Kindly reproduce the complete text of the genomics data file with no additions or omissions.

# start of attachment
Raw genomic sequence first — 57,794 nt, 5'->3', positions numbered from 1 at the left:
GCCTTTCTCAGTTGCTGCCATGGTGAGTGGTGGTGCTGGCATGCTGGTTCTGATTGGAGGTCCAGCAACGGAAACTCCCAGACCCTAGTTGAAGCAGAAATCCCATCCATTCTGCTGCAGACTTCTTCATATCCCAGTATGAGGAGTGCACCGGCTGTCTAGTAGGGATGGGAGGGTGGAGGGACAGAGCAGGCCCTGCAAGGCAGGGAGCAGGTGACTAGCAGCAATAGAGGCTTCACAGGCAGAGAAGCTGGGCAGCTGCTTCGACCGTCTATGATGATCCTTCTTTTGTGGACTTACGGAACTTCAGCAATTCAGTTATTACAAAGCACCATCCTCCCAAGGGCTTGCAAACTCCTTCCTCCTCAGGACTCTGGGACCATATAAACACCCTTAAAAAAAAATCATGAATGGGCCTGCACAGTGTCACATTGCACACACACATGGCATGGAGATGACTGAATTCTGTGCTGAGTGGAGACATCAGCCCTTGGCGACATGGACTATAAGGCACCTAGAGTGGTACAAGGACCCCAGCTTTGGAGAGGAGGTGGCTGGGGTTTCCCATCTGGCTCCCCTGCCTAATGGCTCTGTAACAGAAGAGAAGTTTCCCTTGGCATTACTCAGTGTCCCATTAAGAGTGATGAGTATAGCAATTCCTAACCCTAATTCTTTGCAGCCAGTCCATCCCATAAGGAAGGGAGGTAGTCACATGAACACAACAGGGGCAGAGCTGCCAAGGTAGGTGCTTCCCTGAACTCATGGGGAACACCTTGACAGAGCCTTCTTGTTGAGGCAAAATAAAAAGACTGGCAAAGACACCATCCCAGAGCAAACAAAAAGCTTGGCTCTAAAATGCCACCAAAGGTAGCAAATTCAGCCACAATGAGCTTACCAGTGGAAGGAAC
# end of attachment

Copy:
Raw genomic sequence first — 57,794 nt, 5'->3', positions numbered from 1 at the left:
GCCTTTCTCAGTTGCTGCCATGGTGAGTGGTGGTGCTGGCATGCTGGTTCTGATTGGAGGTCCAGCAACGGAAACTCCCAGACCCTAGTTGAAGCAGAAATCCCATCCATTCTGCTGCAGACTTCTTCATATCCCAGTATGAGGAGTGCACCGGCTGTCTAGTAGGGATGGGAGGGTGGAGGGACAGAGCAGGCCCTGCAAGGCAGGGAGCAGGTGACTAGCAGCAATAGAGGCTTCACAGGCAGAGAAGCTGGGCAGCTGCTTCGACCGTCTATGATGATCCTTCTTTTGTGGACTTACGGAACTTCAGCAATTCAGTTATTACAAAGCACCATCCTCCCAAGGGCTTGCAAACTCCTTCCTCCTCAGGACTCTGGGACCATATAAACACCCTTAAAAAAAAATCATGAATGGGCCTGCACAGTGTCACATTGCACACACACATGGCATGGAGATGACTGAATTCTGTGCTGAGTGGAGACATCAGCCCTTGGCGACATGGACTATAAGGCACCTAGAGTGGTACAAGGACCCCAGCTTTGGAGAGGAGGTGGCTGGGGTTTCCCATCTGGCTCCCCTGCCTAATGGCTCTGTAACAGAAGAGAAGTTTCCCTTGGCATTACTCAGTGTCCCATTAAGAGTGATGAGTATAGCAATTCCTAACCCTAATTCTTTGCAGCCAGTCCATCCCATAAGGAAGGGAGGTAGTCACATGAACACAACAGGGGCAGAGCTGCCAAGGTAGGTGCTTCCCTGAACTCATGGGGAACACCTTGACAGAGCCTTCTTGTTGAGGCAAAATAAAAAGACTGGCAAAGACACCATCCCAGAGCAAACAAAAAGCTTGGCTCTAAAATGCCACCAAAGGTAGCAAATTCAGCCACAATGAGCTTACCAGTGGAAGGAAC